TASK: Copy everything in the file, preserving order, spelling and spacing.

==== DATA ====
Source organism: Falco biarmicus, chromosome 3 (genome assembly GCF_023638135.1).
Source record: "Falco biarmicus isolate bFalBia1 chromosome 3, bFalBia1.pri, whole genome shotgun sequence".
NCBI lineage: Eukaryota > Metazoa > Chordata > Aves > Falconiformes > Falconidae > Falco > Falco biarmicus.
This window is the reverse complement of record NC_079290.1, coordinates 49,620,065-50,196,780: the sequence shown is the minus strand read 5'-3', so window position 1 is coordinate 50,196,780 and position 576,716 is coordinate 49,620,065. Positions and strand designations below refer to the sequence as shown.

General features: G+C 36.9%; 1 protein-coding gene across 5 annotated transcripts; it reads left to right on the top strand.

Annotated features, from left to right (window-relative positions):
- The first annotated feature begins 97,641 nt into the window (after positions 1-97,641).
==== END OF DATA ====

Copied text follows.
Source organism: Falco biarmicus, chromosome 3 (genome assembly GCF_023638135.1).
Source record: "Falco biarmicus isolate bFalBia1 chromosome 3, bFalBia1.pri, whole genome shotgun sequence".
NCBI lineage: Eukaryota > Metazoa > Chordata > Aves > Falconiformes > Falconidae > Falco > Falco biarmicus.
This window is the reverse complement of record NC_079290.1, coordinates 49,620,065-50,196,780: the sequence shown is the minus strand read 5'-3', so window position 1 is coordinate 50,196,780 and position 576,716 is coordinate 49,620,065. Positions and strand designations below refer to the sequence as shown.

General features: G+C 36.9%; 1 protein-coding gene across 5 annotated transcripts; it reads left to right on the top strand.

Annotated features, from left to right (window-relative positions):
- The first annotated feature begins 97,641 nt into the window (after positions 1-97,641).